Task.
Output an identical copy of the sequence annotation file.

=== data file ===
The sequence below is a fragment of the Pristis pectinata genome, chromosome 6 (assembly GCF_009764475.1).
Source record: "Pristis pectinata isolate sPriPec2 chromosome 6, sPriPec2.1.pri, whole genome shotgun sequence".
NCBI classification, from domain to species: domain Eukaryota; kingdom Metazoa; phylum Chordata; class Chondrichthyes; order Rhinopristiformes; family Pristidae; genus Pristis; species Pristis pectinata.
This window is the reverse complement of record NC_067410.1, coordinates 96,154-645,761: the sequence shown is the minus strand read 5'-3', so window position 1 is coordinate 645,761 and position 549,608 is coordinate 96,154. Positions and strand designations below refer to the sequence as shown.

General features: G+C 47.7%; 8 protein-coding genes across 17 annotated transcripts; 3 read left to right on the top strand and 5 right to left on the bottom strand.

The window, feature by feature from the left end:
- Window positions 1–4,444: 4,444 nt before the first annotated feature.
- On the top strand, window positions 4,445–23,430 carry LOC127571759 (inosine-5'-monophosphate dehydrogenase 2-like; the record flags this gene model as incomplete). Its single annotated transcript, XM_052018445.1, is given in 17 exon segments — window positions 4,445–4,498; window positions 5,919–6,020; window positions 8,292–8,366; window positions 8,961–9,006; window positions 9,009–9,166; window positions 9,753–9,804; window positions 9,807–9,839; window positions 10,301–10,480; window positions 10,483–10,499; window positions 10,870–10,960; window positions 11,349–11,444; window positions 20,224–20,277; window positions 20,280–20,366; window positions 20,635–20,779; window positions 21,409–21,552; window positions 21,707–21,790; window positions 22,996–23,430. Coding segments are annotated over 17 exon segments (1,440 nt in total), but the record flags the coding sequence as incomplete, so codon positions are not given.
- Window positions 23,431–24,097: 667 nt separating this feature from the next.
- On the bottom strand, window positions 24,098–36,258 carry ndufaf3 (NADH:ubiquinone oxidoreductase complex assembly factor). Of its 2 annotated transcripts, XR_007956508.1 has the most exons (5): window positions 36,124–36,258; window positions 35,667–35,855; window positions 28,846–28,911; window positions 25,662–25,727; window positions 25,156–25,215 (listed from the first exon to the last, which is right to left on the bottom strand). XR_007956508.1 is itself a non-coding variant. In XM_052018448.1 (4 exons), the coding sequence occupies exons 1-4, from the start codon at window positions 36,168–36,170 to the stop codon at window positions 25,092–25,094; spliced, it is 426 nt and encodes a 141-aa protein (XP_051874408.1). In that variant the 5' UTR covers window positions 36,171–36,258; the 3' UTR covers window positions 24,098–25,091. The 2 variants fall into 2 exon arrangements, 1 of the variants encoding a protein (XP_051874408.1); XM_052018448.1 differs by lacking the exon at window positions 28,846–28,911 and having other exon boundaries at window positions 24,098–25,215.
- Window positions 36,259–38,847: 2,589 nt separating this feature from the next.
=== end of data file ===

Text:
The sequence below is a fragment of the Pristis pectinata genome, chromosome 6 (assembly GCF_009764475.1).
Source record: "Pristis pectinata isolate sPriPec2 chromosome 6, sPriPec2.1.pri, whole genome shotgun sequence".
NCBI classification, from domain to species: domain Eukaryota; kingdom Metazoa; phylum Chordata; class Chondrichthyes; order Rhinopristiformes; family Pristidae; genus Pristis; species Pristis pectinata.
This window is the reverse complement of record NC_067410.1, coordinates 96,154-645,761: the sequence shown is the minus strand read 5'-3', so window position 1 is coordinate 645,761 and position 549,608 is coordinate 96,154. Positions and strand designations below refer to the sequence as shown.

General features: G+C 47.7%; 8 protein-coding genes across 17 annotated transcripts; 3 read left to right on the top strand and 5 right to left on the bottom strand.

The window, feature by feature from the left end:
- Window positions 1–4,444: 4,444 nt before the first annotated feature.
- On the top strand, window positions 4,445–23,430 carry LOC127571759 (inosine-5'-monophosphate dehydrogenase 2-like; the record flags this gene model as incomplete). Its single annotated transcript, XM_052018445.1, is given in 17 exon segments — window positions 4,445–4,498; window positions 5,919–6,020; window positions 8,292–8,366; window positions 8,961–9,006; window positions 9,009–9,166; window positions 9,753–9,804; window positions 9,807–9,839; window positions 10,301–10,480; window positions 10,483–10,499; window positions 10,870–10,960; window positions 11,349–11,444; window positions 20,224–20,277; window positions 20,280–20,366; window positions 20,635–20,779; window positions 21,409–21,552; window positions 21,707–21,790; window positions 22,996–23,430. Coding segments are annotated over 17 exon segments (1,440 nt in total), but the record flags the coding sequence as incomplete, so codon positions are not given.
- Window positions 23,431–24,097: 667 nt separating this feature from the next.
- On the bottom strand, window positions 24,098–36,258 carry ndufaf3 (NADH:ubiquinone oxidoreductase complex assembly factor). Of its 2 annotated transcripts, XR_007956508.1 has the most exons (5): window positions 36,124–36,258; window positions 35,667–35,855; window positions 28,846–28,911; window positions 25,662–25,727; window positions 25,156–25,215 (listed from the first exon to the last, which is right to left on the bottom strand). XR_007956508.1 is itself a non-coding variant. In XM_052018448.1 (4 exons), the coding sequence occupies exons 1-4, from the start codon at window positions 36,168–36,170 to the stop codon at window positions 25,092–25,094; spliced, it is 426 nt and encodes a 141-aa protein (XP_051874408.1). In that variant the 5' UTR covers window positions 36,171–36,258; the 3' UTR covers window positions 24,098–25,091. The 2 variants fall into 2 exon arrangements, 1 of the variants encoding a protein (XP_051874408.1); XM_052018448.1 differs by lacking the exon at window positions 28,846–28,911 and having other exon boundaries at window positions 24,098–25,215.
- Window positions 36,259–38,847: 2,589 nt separating this feature from the next.